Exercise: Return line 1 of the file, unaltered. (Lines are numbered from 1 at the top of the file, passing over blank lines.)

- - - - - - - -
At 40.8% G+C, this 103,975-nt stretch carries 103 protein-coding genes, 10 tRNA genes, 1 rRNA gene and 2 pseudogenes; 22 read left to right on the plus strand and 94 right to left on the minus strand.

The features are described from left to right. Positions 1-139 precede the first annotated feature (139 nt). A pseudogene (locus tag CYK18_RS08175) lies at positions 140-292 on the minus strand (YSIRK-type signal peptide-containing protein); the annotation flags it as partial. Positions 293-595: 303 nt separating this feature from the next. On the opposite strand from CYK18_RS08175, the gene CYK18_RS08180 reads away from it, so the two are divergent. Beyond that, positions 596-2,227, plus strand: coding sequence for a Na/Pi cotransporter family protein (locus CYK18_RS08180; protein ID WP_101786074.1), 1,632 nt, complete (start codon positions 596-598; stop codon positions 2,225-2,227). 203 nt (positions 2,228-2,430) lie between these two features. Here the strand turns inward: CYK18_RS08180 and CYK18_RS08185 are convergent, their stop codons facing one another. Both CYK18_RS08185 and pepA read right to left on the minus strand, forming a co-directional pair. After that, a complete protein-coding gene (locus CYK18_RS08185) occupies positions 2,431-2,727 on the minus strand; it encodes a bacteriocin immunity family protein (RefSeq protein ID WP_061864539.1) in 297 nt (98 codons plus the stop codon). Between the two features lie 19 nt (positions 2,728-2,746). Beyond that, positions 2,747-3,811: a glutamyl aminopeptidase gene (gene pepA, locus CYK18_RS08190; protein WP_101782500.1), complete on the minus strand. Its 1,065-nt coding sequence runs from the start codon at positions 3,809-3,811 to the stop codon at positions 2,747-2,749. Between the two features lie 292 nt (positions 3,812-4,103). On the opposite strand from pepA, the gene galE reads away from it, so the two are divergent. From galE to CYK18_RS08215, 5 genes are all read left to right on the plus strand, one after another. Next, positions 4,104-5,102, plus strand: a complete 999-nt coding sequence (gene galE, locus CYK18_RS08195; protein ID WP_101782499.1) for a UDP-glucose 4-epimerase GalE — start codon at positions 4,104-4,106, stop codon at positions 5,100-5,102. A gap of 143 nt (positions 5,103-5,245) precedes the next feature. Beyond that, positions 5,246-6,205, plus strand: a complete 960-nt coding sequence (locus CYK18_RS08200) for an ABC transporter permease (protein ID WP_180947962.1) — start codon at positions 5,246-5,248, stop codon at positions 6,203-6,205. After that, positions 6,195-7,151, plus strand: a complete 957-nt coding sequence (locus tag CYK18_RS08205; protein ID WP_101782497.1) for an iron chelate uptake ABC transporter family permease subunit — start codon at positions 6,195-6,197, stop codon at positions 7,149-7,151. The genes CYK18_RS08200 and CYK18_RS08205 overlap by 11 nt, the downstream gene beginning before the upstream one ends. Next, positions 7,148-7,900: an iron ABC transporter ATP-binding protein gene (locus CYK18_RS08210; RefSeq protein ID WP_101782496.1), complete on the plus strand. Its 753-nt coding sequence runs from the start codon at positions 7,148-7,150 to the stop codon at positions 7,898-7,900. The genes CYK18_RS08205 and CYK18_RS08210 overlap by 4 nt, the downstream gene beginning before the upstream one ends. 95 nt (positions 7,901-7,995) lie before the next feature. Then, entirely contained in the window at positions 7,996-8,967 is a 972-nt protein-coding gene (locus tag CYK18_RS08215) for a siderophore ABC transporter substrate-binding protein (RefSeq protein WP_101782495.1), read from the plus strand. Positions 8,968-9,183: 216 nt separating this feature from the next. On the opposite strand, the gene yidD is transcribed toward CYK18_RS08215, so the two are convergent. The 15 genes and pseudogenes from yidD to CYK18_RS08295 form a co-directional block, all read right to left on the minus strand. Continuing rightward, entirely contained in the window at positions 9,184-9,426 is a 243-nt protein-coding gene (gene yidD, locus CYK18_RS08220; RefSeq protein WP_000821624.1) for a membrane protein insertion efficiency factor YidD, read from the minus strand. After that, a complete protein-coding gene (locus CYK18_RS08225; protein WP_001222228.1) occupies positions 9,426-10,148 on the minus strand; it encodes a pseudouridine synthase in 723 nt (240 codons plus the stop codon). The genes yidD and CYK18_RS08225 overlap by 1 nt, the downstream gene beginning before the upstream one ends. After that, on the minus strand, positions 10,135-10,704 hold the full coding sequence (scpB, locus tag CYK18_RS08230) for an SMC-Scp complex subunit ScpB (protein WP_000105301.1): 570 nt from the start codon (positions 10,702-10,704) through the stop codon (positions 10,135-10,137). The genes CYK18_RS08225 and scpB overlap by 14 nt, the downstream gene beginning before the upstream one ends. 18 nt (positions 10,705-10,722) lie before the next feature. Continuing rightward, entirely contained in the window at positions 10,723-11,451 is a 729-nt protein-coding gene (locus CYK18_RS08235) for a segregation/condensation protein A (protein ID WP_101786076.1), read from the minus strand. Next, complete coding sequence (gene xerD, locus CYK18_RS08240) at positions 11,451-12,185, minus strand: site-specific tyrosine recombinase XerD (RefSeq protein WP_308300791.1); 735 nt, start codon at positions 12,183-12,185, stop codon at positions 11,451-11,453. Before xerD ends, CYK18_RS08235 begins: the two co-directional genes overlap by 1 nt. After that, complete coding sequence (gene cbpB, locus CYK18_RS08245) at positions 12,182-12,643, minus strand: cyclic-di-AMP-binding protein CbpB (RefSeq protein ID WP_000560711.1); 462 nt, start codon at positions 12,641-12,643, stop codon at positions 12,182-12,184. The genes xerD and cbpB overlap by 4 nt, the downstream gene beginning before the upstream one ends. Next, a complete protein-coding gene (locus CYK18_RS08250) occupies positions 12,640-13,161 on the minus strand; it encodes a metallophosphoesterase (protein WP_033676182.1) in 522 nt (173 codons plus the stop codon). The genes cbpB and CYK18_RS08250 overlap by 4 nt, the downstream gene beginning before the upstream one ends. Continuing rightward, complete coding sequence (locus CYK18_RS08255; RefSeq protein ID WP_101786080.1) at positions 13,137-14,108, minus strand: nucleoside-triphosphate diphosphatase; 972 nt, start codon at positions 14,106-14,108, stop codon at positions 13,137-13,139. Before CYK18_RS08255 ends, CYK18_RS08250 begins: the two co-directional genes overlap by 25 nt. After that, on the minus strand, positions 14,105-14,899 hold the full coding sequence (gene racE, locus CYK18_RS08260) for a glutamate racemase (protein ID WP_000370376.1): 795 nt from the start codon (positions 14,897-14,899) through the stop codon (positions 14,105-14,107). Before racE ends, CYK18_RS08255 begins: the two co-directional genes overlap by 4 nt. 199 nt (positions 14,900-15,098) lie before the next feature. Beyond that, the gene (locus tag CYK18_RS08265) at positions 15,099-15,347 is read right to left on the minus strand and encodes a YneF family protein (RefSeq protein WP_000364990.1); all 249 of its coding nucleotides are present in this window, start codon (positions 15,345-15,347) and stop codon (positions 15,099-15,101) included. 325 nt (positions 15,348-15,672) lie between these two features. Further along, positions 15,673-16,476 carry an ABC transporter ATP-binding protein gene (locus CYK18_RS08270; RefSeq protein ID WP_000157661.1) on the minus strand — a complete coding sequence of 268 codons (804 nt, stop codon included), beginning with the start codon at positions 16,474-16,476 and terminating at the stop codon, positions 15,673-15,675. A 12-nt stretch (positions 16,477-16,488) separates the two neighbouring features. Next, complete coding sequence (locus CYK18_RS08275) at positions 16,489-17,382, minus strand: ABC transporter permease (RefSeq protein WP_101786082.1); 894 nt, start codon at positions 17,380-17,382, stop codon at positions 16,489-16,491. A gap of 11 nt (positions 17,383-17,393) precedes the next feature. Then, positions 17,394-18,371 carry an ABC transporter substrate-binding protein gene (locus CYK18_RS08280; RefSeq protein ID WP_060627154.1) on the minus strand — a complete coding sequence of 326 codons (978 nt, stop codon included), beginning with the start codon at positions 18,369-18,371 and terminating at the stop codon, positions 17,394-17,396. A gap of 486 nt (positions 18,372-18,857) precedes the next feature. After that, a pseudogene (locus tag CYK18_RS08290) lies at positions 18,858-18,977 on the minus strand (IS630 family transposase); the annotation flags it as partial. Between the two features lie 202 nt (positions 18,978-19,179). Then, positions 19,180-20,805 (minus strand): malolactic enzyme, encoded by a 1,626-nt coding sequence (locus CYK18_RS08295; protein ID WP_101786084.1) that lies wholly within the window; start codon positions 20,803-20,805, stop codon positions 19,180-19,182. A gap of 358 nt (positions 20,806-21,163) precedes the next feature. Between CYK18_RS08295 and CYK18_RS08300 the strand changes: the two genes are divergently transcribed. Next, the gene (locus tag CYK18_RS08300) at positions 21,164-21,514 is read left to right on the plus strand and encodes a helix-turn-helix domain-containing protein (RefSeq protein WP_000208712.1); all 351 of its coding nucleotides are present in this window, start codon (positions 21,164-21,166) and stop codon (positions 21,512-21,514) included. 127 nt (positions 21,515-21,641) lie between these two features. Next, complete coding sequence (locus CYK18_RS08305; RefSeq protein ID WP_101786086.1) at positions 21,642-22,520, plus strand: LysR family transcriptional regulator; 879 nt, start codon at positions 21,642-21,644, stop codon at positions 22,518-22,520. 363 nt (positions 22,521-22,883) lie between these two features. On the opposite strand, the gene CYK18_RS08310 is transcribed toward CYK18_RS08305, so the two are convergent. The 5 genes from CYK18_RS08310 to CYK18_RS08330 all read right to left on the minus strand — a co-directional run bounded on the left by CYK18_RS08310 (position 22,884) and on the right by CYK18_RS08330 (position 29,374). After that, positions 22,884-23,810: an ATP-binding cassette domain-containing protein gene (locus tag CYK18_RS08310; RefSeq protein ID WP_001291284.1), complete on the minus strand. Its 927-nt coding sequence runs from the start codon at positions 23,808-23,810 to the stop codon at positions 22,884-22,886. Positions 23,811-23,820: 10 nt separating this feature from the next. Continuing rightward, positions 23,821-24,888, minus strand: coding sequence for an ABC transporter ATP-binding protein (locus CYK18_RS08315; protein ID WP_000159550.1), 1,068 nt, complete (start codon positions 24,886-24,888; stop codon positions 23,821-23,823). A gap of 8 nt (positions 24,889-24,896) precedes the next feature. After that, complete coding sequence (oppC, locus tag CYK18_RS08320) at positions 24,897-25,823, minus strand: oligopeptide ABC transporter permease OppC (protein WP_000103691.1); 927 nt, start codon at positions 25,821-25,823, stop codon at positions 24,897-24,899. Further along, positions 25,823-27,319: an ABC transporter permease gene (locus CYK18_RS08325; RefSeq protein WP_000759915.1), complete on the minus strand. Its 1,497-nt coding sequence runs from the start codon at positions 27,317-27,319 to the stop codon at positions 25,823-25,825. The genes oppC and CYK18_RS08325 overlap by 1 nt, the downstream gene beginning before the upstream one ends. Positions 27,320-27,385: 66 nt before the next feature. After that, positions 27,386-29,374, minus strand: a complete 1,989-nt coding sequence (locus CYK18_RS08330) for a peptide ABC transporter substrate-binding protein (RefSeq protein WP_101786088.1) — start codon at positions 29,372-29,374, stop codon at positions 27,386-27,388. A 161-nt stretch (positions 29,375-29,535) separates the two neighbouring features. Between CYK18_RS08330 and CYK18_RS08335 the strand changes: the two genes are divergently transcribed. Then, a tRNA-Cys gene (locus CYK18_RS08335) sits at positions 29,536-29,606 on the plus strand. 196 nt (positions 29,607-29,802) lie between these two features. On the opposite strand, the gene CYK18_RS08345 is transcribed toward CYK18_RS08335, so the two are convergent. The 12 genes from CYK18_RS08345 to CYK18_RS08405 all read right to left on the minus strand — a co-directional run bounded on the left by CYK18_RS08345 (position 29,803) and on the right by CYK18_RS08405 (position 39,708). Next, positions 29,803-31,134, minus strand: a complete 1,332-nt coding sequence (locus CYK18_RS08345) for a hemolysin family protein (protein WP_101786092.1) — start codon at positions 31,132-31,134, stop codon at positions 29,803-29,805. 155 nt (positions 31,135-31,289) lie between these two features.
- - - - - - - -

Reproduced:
At 40.8% G+C, this 103,975-nt stretch carries 103 protein-coding genes, 10 tRNA genes, 1 rRNA gene and 2 pseudogenes; 22 read left to right on the plus strand and 94 right to left on the minus strand.